Aiming health reform at doctors' pay

Roll of bills pours out pills.

TEXT OF STORY

Kai Ryssdal: For all the months of debate and endless negotiation, the real work of figuring out what a health-care bill might eventually look like will start not long after 10 o'clock tomorrow morning. That's when the Senate Finance Committee is scheduled to vote on its reform plan. The three House proposals and two Senate versions will eventually be married up into one plan for the president to sign. It will, probably, expand insurance coverage and do some other things. But it might not actually do much to control health-care costs. You want to do that, you have to change the way medicine is practiced. Joel Rose explains.


JOEL ROSE: For all the talk in Washington about reshaping our health-care system from the ground up, some say the Senate Finance Committee's aims are relatively modest.

DANA Goldman: This is a rather historic effort to provide insurance to most Americans. But this is not an effort to do anything on cost containment.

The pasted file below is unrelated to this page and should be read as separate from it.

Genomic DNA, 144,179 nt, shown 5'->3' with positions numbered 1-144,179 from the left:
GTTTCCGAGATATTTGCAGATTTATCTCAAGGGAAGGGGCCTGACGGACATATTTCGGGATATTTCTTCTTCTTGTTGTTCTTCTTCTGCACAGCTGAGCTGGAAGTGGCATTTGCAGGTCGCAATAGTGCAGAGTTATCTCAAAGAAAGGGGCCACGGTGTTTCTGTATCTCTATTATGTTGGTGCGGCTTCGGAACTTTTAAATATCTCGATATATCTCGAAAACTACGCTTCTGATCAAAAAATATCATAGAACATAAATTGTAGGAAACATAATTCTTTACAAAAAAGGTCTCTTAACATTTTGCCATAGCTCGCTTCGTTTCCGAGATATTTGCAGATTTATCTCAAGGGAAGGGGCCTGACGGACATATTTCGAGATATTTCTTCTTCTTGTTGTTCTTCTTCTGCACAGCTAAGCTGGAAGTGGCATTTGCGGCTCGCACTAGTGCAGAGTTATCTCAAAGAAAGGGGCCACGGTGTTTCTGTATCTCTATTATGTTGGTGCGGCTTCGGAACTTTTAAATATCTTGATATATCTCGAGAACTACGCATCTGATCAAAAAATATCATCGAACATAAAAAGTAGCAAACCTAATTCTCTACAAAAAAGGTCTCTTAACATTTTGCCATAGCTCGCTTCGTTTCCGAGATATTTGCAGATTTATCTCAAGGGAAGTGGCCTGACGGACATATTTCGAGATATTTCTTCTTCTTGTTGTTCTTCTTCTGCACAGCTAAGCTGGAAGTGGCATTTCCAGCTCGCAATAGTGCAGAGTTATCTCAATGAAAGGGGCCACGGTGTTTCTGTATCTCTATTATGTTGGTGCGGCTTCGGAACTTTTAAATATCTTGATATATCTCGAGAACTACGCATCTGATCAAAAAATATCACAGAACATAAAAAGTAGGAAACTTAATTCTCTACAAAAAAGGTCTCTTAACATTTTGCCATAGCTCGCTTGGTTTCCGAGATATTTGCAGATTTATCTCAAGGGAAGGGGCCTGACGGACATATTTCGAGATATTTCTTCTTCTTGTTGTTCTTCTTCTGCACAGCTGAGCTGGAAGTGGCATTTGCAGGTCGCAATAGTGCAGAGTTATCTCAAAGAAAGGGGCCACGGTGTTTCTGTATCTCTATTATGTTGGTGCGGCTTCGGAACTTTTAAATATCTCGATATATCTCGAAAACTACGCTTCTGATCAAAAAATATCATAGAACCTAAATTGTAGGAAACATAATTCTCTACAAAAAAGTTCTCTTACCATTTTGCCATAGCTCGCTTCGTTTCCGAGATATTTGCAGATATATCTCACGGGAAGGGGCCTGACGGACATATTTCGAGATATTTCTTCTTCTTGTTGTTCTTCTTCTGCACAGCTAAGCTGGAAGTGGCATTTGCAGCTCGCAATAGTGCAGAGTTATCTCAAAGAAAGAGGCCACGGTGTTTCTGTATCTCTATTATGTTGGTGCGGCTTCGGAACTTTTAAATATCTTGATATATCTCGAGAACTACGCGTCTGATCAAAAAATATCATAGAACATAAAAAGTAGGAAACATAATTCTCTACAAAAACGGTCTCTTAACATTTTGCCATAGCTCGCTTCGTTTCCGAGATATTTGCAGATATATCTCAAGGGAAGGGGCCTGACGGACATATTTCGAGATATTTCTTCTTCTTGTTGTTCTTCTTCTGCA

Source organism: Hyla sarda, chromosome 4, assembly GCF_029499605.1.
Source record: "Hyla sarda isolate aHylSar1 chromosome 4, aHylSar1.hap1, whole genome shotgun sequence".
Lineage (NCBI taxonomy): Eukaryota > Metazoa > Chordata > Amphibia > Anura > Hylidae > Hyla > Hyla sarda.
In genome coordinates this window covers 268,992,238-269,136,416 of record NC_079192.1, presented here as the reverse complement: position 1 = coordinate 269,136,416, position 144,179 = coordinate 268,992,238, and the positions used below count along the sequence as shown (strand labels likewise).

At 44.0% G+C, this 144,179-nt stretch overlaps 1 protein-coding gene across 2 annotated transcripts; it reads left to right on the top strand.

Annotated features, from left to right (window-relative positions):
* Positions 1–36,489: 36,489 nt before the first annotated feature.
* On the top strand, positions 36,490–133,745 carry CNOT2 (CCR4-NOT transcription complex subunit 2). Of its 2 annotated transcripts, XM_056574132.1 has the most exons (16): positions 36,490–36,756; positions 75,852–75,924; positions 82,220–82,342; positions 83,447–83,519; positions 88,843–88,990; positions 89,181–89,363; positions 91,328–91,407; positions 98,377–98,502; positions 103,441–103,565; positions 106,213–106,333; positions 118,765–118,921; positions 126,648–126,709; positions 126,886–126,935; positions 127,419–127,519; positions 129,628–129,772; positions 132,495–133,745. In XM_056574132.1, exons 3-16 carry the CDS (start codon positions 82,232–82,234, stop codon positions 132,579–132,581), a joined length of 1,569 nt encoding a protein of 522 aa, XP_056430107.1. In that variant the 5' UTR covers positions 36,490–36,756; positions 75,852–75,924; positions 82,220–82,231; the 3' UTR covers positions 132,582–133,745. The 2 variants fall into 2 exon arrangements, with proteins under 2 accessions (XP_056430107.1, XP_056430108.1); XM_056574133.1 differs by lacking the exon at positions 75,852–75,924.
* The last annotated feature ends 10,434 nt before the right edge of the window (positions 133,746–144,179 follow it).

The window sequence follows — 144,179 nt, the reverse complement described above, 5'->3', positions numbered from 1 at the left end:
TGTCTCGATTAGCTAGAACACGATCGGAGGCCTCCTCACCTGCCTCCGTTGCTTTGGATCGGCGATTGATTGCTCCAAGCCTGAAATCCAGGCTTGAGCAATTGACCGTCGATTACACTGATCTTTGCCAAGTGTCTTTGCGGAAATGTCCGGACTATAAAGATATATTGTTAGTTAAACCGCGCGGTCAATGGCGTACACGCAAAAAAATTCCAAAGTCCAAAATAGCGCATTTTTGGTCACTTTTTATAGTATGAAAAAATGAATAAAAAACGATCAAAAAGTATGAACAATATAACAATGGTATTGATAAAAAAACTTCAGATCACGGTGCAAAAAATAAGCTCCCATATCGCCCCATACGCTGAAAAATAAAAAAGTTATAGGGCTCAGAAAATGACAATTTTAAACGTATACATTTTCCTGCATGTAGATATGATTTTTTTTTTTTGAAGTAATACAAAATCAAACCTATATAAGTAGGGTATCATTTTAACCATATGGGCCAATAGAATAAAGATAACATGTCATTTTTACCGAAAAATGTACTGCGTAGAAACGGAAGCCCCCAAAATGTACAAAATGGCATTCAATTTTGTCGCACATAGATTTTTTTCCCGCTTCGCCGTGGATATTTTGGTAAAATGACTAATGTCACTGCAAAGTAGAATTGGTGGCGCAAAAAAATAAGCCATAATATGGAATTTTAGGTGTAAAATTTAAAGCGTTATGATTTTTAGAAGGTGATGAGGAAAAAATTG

Dana Goldman teaches health policy at the University of Southern California [where he is director of the Schaeffer Center for Health Economics and Policy]. If you really want to control spending, Goldman says, you have to stop paying doctors for the quantity of services they provide and reward them for using treatments that save money and lives.

Goldman: If the patient does well, then the hospital gets paid, the doctor gets paid. And if the patient doesn't do well, then they're going to have to bear the cost. And ultimately, that would've been a really valuable change.

There are some pilot and demonstration projects in the Senate Finance bill that are supposed to lead to that kind of change. Goldman says they're little more than a "fig leaf." But for others, they're better than nothing.

ELLIOT Fisher: If you're going to change the delivery system to improve care and lower costs, you can't do it all at once.

Elliot Fisher teaches health policy at Dartmouth College. He says skeptical doctors and hospitals need to see that these innovative payment structures can be made to work on a small scale.

Fisher: This bill provides the foundation that will let us all start to work together to make those changes that will slow the growth of health-care spending.

In the meantime, experts say that none of the bills in Congress would do that.

I'm Joel Rose, for Marketplace.

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